Introduction to Azure Storage

This article delves into Azure storage.


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Storage may not seem the obvious topic to examine how to build and run applications, but it’s a broad service that covers a lot more than you may expect. In Azure, there’s much more available than somewhere to store files or virtual disks for your VMs.

Let’s look at what your fictional pizza company may need to build an app that processes orders from customers for takeout or delivery. The app needs a data store that holds the available pizzas, list of toppings, and prices. As orders are received and processed, the app needs a way to send messages between the different application components. The frontend website then needs mouth-watering images to show customers what the pizzas look like. As you can see in figure 1 Azure Storage has a variety of storage features, and can cover all three of these needs:

Figure 1 An Azure Storage account allows you to create and use a wide variety of storage features, way beyond somewhere to store files.
  • Blob storage — For unstructured data such as media files and documents. Applications can store data in blob storage, such as images, and then render them. You could store images of your pizzas in blob storage.
  • Table storage — For unstructured data in a NoSQL data store. As with any debate on SQL versus NoSQL data stores, plan your application and estimate the performance requirements when it comes to processing large amounts of data. You could store the list of pizzas on your menu in table storage.
  • Queue storage — For cloud applications to communicate between various tiers and components in a reliable and consistent manner. You can create, read, and delete messages that pass between application components. You could use queue storage to pass messages between the web frontend when a customer makes an order and the backend to process and bake the pizzas.
  • File storage — For a good old-fashioned Server Message Block (SMB) file share, accessible by both Windows and Linux/macOS platforms. Often used to centralize log collection from VMs.

Azure Storage for VMs is straightforward. You create and use Azure managed disks, a type of virtual hard disk (VHD) that abstracts away a lot of design considerations around performance and distributing the virtual disks across the platform. You create a VM, attach any managed data disks, and let the Azure platform figure out redundancy and availability.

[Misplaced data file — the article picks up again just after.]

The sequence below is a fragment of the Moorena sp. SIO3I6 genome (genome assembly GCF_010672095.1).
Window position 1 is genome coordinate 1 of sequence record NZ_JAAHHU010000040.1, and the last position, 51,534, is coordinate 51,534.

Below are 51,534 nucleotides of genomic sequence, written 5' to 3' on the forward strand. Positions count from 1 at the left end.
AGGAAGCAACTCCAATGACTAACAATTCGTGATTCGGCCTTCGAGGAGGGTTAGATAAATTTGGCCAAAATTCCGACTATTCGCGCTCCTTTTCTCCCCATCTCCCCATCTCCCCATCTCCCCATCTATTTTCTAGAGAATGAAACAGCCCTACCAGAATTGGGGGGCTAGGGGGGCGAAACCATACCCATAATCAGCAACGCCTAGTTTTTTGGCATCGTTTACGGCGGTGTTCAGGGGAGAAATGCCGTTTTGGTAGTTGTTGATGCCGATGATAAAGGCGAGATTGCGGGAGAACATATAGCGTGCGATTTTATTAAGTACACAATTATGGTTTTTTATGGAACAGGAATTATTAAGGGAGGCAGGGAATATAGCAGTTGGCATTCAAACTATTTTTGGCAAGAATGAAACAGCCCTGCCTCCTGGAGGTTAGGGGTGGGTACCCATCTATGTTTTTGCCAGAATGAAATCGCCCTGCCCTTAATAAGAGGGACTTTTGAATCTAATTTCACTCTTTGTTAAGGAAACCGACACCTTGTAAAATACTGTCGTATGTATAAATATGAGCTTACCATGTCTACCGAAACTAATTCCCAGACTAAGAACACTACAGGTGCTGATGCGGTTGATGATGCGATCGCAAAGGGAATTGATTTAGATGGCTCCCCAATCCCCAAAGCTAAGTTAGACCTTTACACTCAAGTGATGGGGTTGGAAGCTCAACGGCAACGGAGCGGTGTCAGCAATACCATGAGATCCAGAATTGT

Let’s discuss a couple of different types of data storage. First is table storage. Most people are probably familiar with a traditional SQL database such as Microsoft SQL Server, MySQL, or PostgreSQL. These are relational databases, made up of one or more tables which contain one or more rows of data. Relational databases are common for application development and can be designed, visualized, and queried in a structured manner — the S in SQL (for Structured Query Language).

NoSQL databases are a little different. They don’t follow the same structured approach, and data isn’t stored in tables where each row contains the same fields. NoSQL databases have different implementations: examples include MongoDB or CouchDB. The touted advantages of NoSQL databases are the ability to scale horizontally (meaning you can add more servers rather than adding more memory or CPU), to handle larger amounts of data, and a more efficient processor of large data sets.

How the data is stored in a NoSQL database can be defined in a few categories:

  • Key-value, such as Redis
  • Column, such as Cassandra
  • Document, such as MongoDB

Each approach has pros and cons from a performance, flexibility, or complexity viewpoint. An Azure storage table uses a key-value store and it’s a good introduction to NoSQL databases when you’re used to an SQL database such as Microsoft SQL or MySQL.

You can download and install the Microsoft Azure Storage Explorer from if you like to visualize the data. You don’t need to do this right now. The Storage Explorer is a great tool to learn what tables and queues look like in action. In this article I don’t want to take you too far down the rabbit hole of NoSQL databases. In fact, in the following exercise, you use the Cosmos DB API to connect to Azure Storage and create a table. The use of Azure tables is more of an introduction to NoSQL databases than a solid example of production use.

For now, let’s run a quick sample app to see how you can add and query data, as you’d do with an application. These samples are basic but show how you can store the types of pizzas you sell and how much each pizza costs. Rather than use something large like Microsoft SQL Server or MySQL, let’s use a NoSQL database with Azure table storage.

To see Azure tables in action, complete the following steps.

  1. Open the Azure portal in a web browser, and then open the Cloud Shell.
  2. Grab a copy of the Azure samples from GitHub. as follows:
git clone
  1. Change into the directory that contains the Azure Storage samples:
cd ~/azure-mol-samples-2nd-ed/04